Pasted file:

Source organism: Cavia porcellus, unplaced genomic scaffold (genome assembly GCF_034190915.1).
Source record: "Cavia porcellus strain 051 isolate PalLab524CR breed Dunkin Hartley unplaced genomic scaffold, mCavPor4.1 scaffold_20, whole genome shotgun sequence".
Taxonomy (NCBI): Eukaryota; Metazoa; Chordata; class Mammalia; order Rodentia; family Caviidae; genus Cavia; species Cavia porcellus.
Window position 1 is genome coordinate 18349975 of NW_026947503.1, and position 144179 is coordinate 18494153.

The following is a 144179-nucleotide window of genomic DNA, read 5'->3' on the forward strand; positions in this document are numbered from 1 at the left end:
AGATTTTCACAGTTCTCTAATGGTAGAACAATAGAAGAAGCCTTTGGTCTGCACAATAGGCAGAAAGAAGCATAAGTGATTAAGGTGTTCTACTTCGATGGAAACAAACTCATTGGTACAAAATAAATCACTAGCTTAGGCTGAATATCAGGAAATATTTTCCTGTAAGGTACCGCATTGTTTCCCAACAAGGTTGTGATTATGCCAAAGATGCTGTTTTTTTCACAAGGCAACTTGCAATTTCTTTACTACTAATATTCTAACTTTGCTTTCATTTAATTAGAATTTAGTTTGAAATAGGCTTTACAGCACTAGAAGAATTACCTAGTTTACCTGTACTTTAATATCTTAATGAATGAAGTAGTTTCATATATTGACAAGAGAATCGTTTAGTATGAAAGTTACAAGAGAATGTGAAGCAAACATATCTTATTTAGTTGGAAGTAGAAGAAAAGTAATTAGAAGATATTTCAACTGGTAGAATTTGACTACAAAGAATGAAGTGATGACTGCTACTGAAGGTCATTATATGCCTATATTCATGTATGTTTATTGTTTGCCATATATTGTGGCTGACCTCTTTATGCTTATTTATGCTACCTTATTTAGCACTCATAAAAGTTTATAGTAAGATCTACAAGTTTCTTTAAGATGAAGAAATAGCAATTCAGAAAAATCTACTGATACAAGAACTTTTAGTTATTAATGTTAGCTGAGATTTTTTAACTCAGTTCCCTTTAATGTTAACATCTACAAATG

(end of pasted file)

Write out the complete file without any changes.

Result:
Source organism: Cavia porcellus, unplaced genomic scaffold (genome assembly GCF_034190915.1).
Source record: "Cavia porcellus strain 051 isolate PalLab524CR breed Dunkin Hartley unplaced genomic scaffold, mCavPor4.1 scaffold_20, whole genome shotgun sequence".
Taxonomy (NCBI): Eukaryota; Metazoa; Chordata; class Mammalia; order Rodentia; family Caviidae; genus Cavia; species Cavia porcellus.
Window position 1 is genome coordinate 18349975 of NW_026947503.1, and position 144179 is coordinate 18494153.

The following is a 144179-nucleotide window of genomic DNA, read 5'->3' on the forward strand; positions in this document are numbered from 1 at the left end:
AGATTTTCACAGTTCTCTAATGGTAGAACAATAGAAGAAGCCTTTGGTCTGCACAATAGGCAGAAAGAAGCATAAGTGATTAAGGTGTTCTACTTCGATGGAAACAAACTCATTGGTACAAAATAAATCACTAGCTTAGGCTGAATATCAGGAAATATTTTCCTGTAAGGTACCGCATTGTTTCCCAACAAGGTTGTGATTATGCCAAAGATGCTGTTTTTTTCACAAGGCAACTTGCAATTTCTTTACTACTAATATTCTAACTTTGCTTTCATTTAATTAGAATTTAGTTTGAAATAGGCTTTACAGCACTAGAAGAATTACCTAGTTTACCTGTACTTTAATATCTTAATGAATGAAGTAGTTTCATATATTGACAAGAGAATCGTTTAGTATGAAAGTTACAAGAGAATGTGAAGCAAACATATCTTATTTAGTTGGAAGTAGAAGAAAAGTAATTAGAAGATATTTCAACTGGTAGAATTTGACTACAAAGAATGAAGTGATGACTGCTACTGAAGGTCATTATATGCCTATATTCATGTATGTTTATTGTTTGCCATATATTGTGGCTGACCTCTTTATGCTTATTTATGCTACCTTATTTAGCACTCATAAAAGTTTATAGTAAGATCTACAAGTTTCTTTAAGATGAAGAAATAGCAATTCAGAAAAATCTACTGATACAAGAACTTTTAGTTATTAATGTTAGCTGAGATTTTTTAACTCAGTTCCCTTTAATGTTAACATCTACAAATG